Dairy is still important
We often associate dairy with young kids, but the calcium in dairy helps build bone density throughout the first 18 to 20 years of life. So it’s still a great time to pack in the calcium, as after this age, your ability to store calcium slows and over time bones can lose that strength. As a rule of thumb, lower fat dairy is better than full-fat dairy. And for young adults with lactose intolerance, calcium-fortified almond, soy, and coconut dairy products can help increase calcium intake.
Women and men ages 18 to 30 should consume three cups of dairy every day. How much is that? Eight ounces of low-fat milk or calcium-fortified soy milk is the same as a cup. Eight ounces is the size of a milk container from school, or half of a standard size (16 ounce) water bottle. One regular carton of low-fat yogurt (eight ounces) counts as one cup. One-and-a-half ounces of hard cheese (like Swiss or cheddar) is the same as one cup. That’s about the size of your middle and index finger.
Added sugars, sodium, empty calories
Also known as staples in many young adults’ diets, or “junk” food. Pizza, pre-packaged foods, soda, cookies, and alcohol are all examples of foods high in added sugars, sodium or empty calories. It’s unrealistic to think that no one is going to eat them, especially since they are engineered to taste so good. But limiting these types of foods and drink can help your teen lead a healthier lifestyle. And if they don’t want to hear “Are you eating your vegetables?” or “Try not to eat so many chips,” from afar, you can always try tapping into their rebellious streak by pointing out all the marketing that goes into selling less healthy foods to kids. In one study, it helped teenagers make healthier choices.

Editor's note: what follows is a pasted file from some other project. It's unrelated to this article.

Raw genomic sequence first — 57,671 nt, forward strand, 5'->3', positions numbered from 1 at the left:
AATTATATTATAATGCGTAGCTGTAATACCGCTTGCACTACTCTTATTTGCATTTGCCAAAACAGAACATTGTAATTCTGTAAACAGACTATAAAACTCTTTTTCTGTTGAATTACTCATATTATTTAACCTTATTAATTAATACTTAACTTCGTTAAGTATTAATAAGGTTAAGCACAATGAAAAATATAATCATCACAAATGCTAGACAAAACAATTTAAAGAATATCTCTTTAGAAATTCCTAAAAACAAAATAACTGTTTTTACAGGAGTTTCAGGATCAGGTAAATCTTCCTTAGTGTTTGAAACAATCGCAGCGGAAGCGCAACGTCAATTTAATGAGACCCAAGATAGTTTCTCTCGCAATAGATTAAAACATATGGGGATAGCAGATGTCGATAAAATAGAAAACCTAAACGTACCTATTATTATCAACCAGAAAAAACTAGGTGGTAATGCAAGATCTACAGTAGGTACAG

Oils: Not a food group, not all bad
Oils provide some key nutrients, even though they’re not a food group. They come in many different foods like avocados, fish and nuts. They’re also found on their own as olive, canola, and sesame oils, among others. The USDA has a recommended intake for oils daily, with an emphasis on swapping less healthy (solid) fats (like butter) for oils.
The daily allowance for oils is 6 teaspoons for women aged 18-30 and 7 teaspoons for men of the same age. But it’s very easy to go over that. For example, in a double cheeseburger from a fast food chain, there is on average 51 grams (or about 13 teaspoons) of fats, with an average 23 grams (or about six teaspoons) of saturated fats. Saturated fats are the ones that tend to be solid, and that should be swapped out for healthier oils. In contrast, a 6-inch vegetable sub sandwich has on average 6 grams (or 1 ½ teaspoons) of total fats, with one gram (or 1/4 teaspoon) of saturated fats.
Parent Toolkit resources were developed by NBC News Learn with the help of subject-matter experts, including Wanda Koszewski, Associate Professor and Department Chair for Human Nutrition, Winthrop University; Manuel Villacorta, Author, Speaker and Registered Dietitian, Whole Body Reboot; and Dr. Natasha Burgert, Pediatrician, Pediatric Associates.